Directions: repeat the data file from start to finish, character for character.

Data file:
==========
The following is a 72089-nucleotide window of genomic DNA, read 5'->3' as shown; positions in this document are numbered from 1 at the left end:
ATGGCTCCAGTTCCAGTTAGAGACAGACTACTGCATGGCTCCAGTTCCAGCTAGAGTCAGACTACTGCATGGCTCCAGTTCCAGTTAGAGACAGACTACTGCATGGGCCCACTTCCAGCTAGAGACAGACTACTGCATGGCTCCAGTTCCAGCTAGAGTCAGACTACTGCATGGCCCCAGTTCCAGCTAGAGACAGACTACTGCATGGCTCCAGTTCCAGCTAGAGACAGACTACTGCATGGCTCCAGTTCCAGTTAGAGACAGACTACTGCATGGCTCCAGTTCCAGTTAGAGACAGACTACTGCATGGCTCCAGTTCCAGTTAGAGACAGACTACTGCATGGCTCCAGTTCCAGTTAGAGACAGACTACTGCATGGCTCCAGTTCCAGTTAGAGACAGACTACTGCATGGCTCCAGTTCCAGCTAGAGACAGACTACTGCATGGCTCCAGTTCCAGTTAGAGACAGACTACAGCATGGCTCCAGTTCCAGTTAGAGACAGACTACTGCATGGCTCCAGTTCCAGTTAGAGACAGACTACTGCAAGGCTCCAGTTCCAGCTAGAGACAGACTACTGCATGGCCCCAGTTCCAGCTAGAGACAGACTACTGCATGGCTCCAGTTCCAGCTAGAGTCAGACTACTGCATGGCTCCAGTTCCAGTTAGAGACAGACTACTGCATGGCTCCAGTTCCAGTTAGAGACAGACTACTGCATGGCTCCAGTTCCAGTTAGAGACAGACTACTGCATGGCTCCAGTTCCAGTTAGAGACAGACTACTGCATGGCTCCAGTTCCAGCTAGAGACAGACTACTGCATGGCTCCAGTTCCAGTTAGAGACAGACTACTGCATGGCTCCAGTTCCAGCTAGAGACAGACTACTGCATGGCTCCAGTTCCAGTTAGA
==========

The following is a 72089-nucleotide window of genomic DNA, read 5'->3' as shown; positions in this document are numbered from 1 at the left end:
ATGGCTCCAGTTCCAGTTAGAGACAGACTACTGCATGGCTCCAGTTCCAGCTAGAGTCAGACTACTGCATGGCTCCAGTTCCAGTTAGAGACAGACTACTGCATGGGCCCACTTCCAGCTAGAGACAGACTACTGCATGGCTCCAGTTCCAGCTAGAGTCAGACTACTGCATGGCCCCAGTTCCAGCTAGAGACAGACTACTGCATGGCTCCAGTTCCAGCTAGAGACAGACTACTGCATGGCTCCAGTTCCAGTTAGAGACAGACTACTGCATGGCTCCAGTTCCAGTTAGAGACAGACTACTGCATGGCTCCAGTTCCAGTTAGAGACAGACTACTGCATGGCTCCAGTTCCAGTTAGAGACAGACTACTGCATGGCTCCAGTTCCAGTTAGAGACAGACTACTGCATGGCTCCAGTTCCAGCTAGAGACAGACTACTGCATGGCTCCAGTTCCAGTTAGAGACAGACTACAGCATGGCTCCAGTTCCAGTTAGAGACAGACTACTGCATGGCTCCAGTTCCAGTTAGAGACAGACTACTGCAAGGCTCCAGTTCCAGCTAGAGACAGACTACTGCATGGCCCCAGTTCCAGCTAGAGACAGACTACTGCATGGCTCCAGTTCCAGCTAGAGTCAGACTACTGCATGGCTCCAGTTCCAGTTAGAGACAGACTACTGCATGGCTCCAGTTCCAGTTAGAGACAGACTACTGCATGGCTCCAGTTCCAGTTAGAGACAGACTACTGCATGGCTCCAGTTCCAGTTAGAGACAGACTACTGCATGGCTCCAGTTCCAGCTAGAGACAGACTACTGCATGGCTCCAGTTCCAGTTAGAGACAGACTACTGCATGGCTCCAGTTCCAGCTAGAGACAGACTACTGCATGGCTCCAGTTCCAGTTAGA